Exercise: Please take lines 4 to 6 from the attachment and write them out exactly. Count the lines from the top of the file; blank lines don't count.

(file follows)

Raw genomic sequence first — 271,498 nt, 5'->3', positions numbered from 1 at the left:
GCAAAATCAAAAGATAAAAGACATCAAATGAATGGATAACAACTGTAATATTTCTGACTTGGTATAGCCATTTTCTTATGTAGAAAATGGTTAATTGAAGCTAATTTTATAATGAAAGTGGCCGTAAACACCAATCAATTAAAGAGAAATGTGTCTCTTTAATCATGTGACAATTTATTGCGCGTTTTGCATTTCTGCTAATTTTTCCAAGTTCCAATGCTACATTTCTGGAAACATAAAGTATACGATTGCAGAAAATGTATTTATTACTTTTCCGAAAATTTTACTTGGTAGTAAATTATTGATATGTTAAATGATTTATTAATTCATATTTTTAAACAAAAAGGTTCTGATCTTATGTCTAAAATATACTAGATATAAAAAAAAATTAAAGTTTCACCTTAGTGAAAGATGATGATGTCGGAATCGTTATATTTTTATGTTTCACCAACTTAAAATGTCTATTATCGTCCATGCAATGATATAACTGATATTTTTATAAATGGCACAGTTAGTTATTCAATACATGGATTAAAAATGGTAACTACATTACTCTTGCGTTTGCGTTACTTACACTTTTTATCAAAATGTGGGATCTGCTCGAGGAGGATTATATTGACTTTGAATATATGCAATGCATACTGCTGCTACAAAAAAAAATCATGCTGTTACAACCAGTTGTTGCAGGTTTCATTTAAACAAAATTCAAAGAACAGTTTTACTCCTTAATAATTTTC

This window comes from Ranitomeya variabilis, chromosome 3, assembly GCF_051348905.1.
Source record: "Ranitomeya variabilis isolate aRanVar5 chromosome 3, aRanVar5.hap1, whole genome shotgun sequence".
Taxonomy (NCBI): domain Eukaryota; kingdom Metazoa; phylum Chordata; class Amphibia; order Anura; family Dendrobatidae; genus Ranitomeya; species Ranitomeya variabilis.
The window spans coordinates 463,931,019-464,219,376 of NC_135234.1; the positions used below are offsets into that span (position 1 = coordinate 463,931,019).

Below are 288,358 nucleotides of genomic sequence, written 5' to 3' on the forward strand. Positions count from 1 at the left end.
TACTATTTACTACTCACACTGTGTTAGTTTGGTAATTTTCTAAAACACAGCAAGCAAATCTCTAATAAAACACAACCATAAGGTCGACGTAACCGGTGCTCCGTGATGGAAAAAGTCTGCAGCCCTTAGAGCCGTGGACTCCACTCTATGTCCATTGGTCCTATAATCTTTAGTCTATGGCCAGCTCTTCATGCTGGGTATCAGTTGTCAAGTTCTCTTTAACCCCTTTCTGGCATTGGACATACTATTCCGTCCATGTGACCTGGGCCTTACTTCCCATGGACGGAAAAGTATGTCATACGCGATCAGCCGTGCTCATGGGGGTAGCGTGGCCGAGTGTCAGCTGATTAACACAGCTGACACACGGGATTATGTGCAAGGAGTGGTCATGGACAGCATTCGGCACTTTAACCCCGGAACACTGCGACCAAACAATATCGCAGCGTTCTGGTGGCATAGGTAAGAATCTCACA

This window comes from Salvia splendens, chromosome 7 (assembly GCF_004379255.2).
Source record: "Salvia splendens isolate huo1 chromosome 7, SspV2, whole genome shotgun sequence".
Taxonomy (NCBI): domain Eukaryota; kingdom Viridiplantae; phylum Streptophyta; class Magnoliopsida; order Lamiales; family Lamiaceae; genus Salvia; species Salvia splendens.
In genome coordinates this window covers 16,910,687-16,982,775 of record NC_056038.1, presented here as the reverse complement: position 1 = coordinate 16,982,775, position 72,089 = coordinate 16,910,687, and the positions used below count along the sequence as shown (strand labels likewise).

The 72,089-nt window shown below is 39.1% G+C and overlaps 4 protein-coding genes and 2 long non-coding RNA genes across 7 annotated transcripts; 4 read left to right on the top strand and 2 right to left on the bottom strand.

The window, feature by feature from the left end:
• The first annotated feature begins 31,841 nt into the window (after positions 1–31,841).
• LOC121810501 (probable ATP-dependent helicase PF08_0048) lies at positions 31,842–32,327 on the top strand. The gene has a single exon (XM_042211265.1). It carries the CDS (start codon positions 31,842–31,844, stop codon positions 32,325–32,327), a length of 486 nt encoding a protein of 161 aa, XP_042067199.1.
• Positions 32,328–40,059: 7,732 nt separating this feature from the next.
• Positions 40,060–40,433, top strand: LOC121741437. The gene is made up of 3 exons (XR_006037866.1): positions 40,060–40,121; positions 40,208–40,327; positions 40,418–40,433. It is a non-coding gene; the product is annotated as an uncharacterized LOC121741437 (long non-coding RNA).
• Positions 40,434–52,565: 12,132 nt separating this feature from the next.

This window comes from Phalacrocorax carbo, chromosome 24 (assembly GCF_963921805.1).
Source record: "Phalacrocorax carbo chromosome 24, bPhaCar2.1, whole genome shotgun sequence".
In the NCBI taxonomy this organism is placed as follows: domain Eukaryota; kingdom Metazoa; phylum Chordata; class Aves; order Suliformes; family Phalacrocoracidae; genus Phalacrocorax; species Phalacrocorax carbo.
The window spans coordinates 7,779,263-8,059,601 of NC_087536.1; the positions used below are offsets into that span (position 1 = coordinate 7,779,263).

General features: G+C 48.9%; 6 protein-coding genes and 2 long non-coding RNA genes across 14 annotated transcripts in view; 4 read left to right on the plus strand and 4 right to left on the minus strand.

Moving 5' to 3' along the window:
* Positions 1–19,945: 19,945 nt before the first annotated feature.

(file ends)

Source record: "Ranitomeya variabilis isolate aRanVar5 chromosome 3, aRanVar5.hap1, whole genome shotgun sequence".
Taxonomy (NCBI): domain Eukaryota; kingdom Metazoa; phylum Chordata; class Amphibia; order Anura; family Dendrobatidae; genus Ranitomeya; species Ranitomeya variabilis.
The window spans coordinates 463,931,019-464,219,376 of NC_135234.1; the positions used below are offsets into that span (position 1 = coordinate 463,931,019).